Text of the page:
The Good: Acting, Writing, Directing
The Bad: Pacing, Somewhat predictable
The Basics: The Family Man is a good film, though the pacing is choppy and the idea is hardly original.
The Family Man is a surprisingly good film given the rather overdone nature of the plot. It's pretty much your basic "what if you had a chance to see the consequences of one of your major decisions from the other perspective" plot. We watch the film with the basic understanding that we have an idea of what will happen: the protagonist will see the other perspective and be affected by it. I watched The Family Man on DVD and before watching it, I read the "production notes" on the film, it said that film seeks not to make a judgment, saying which decision was right or wrong, but rather illustrate how they were simply different decisions. While the film almost explicitly states that, it doesn't live up to it and that's probably the only real disappointment of the film.
Jack Campbell was offered a job in London in 1987. His partner, Kate Reynolds, had a job still in the States. So, Jack got on a plane intending to be gone for a year. Thirteen years later, he's successful and alone and he's offered, against his will, the opportunity to see the consequence of the decision to leave. Jack finds himself married to Kate and with two children, living in suburbia. Jack takes time getting used to new friends, a new job (he goes from upper management to tire salesman), and a new car. He doesn't appear nearly as shocked as one might suspect. From then on, he experiences life as a father and tire salesman until his "glimpse" ends.
The strength of the film is in its writing. While The Story of Us (reviewed here!) was made annoying by loud, long fights that took up most of the film, The Family Man is enhanced by a tension in the romance between Jack and Kate. They have some disagreements and they are emotional. The writing on those exchanges of dialogue reads as very real. Jack is surrounded by people that sound like real people. His sudden change in status is mostly realistic. Despite his flamboyant anniversary celebration with his wife, there's a moment when he must forego an $800 bottle of wine and instead get "red wine, by the glass" and that moment is quite genuine.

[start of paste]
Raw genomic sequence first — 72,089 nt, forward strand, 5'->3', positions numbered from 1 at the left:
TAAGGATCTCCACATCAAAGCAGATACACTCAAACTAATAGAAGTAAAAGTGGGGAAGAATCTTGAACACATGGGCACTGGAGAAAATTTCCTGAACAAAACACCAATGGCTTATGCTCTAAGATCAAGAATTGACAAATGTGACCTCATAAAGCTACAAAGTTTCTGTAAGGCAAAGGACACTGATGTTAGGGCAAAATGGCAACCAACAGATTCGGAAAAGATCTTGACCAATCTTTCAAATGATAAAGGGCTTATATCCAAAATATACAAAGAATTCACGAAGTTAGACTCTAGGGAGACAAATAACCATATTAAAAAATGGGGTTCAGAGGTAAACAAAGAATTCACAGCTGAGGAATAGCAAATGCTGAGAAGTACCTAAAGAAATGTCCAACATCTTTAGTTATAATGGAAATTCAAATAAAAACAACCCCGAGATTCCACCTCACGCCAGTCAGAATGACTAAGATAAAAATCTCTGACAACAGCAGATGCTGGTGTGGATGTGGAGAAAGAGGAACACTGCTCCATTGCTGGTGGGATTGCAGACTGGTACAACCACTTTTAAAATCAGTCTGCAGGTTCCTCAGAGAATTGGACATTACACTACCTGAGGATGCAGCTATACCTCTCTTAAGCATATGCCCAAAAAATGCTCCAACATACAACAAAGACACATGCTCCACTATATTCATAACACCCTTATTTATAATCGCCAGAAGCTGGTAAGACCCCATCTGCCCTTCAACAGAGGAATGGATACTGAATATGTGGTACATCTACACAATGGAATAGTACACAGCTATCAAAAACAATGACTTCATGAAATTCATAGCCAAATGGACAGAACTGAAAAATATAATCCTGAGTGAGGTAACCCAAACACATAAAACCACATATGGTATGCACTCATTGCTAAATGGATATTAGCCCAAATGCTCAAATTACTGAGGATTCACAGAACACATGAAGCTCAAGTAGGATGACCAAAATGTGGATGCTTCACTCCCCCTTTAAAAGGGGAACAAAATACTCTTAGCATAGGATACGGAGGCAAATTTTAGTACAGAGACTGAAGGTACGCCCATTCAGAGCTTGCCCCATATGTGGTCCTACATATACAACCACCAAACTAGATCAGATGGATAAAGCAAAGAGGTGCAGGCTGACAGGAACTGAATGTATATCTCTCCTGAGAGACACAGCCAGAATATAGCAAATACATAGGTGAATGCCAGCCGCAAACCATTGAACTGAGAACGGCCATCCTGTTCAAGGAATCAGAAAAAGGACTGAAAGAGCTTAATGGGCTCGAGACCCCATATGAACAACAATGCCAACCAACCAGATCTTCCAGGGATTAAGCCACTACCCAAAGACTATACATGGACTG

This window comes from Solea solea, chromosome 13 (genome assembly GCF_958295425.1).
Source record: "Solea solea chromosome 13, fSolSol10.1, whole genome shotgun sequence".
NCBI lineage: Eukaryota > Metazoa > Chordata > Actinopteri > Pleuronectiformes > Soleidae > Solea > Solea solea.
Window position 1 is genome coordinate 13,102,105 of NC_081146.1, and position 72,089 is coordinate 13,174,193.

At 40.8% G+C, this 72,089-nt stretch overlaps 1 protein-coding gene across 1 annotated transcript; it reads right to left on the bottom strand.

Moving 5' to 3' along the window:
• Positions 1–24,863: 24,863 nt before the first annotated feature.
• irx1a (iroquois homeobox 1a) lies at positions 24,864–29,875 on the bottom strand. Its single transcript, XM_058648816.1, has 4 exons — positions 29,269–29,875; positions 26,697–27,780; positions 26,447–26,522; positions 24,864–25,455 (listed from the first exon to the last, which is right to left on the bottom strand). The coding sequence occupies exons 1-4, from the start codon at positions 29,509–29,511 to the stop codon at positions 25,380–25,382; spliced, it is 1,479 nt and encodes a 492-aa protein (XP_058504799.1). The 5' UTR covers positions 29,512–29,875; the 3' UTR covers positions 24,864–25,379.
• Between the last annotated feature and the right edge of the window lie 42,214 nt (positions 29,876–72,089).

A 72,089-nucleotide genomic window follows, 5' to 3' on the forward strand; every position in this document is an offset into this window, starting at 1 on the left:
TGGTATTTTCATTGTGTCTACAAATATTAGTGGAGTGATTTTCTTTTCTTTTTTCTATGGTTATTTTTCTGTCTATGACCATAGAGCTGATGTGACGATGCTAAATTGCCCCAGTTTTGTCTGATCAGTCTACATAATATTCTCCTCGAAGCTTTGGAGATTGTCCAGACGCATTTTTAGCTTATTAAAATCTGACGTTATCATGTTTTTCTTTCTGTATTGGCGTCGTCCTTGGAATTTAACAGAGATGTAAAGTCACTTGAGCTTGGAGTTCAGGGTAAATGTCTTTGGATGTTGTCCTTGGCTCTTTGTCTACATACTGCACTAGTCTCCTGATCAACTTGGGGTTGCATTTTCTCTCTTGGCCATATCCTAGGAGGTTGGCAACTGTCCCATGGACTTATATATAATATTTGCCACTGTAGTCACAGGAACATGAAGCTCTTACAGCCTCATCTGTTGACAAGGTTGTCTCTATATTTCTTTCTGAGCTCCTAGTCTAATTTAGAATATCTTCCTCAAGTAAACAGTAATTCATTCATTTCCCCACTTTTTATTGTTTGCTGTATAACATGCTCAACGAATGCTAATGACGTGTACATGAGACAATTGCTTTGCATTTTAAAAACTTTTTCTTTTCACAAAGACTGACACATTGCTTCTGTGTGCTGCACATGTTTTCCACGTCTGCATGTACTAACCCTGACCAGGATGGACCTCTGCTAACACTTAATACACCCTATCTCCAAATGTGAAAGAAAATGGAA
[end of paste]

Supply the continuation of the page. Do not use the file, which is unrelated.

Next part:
Films like this rely on the strength of their characters. The only character flaw here is that it's never explained what went wrong the first time through. That is, if Jack was supposed to be gone for only a year, what happened in his relationship with Kate in that year that ended up ruining it? That's never explained and it makes the end of the film quite hard to swallow. Jack and Kate, otherwise, are very well defined. They work. The peripheral characters do enough.
The weakness of the film is in its pacing more than anything else. The nature of the film makes it difficult to do something truly new or original and while The Family Man has moments where it seems to accomplish just that, but then it - for one reason or another - fails to live up to its potential. So, the beginning goes at an appropriate pace, it has a strong middle, a terribly slow late middle and then a well-paced (if thematically unsatisfying) end. This means that the film does not flow organically. In the end, that - more than any plot points - ruins the film consistency. When a film doesn't flow, it ruins the experience.
In this case, The Family Man suffers from pacing issues. It doesn't suffer much because of the acting, writing and the view of the film. I was surprised by how good the directing was. The film looks good, the camera angles flatter the movement, for the most part. A satisfying, if not extraordinary, film.
For other films with intriguing family dilemmas, please visit my reviews of:
The Spitfire Grill
Wall Street: Money Never Sleeps
For other film reviews, please be sure to visit my index page on the subject by clicking here!
© 2011, 2001 W.L. Swarts. May not be reprinted without permission.
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